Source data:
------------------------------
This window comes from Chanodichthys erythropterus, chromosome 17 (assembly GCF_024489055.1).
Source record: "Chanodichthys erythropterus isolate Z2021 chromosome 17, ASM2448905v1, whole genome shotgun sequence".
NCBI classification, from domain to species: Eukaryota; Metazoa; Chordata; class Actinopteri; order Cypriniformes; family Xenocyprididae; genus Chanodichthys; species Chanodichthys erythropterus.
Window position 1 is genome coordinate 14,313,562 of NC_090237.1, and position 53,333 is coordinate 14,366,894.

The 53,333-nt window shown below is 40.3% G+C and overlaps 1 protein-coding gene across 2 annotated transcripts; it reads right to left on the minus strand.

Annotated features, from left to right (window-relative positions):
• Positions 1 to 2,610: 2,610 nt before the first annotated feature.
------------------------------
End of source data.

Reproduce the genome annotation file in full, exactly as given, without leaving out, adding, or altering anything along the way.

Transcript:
This window comes from Chanodichthys erythropterus, chromosome 17 (assembly GCF_024489055.1).
Source record: "Chanodichthys erythropterus isolate Z2021 chromosome 17, ASM2448905v1, whole genome shotgun sequence".
NCBI classification, from domain to species: Eukaryota; Metazoa; Chordata; class Actinopteri; order Cypriniformes; family Xenocyprididae; genus Chanodichthys; species Chanodichthys erythropterus.
Window position 1 is genome coordinate 14,313,562 of NC_090237.1, and position 53,333 is coordinate 14,366,894.

The 53,333-nt window shown below is 40.3% G+C and overlaps 1 protein-coding gene across 2 annotated transcripts; it reads right to left on the minus strand.

Annotated features, from left to right (window-relative positions):
• Positions 1 to 2,610: 2,610 nt before the first annotated feature.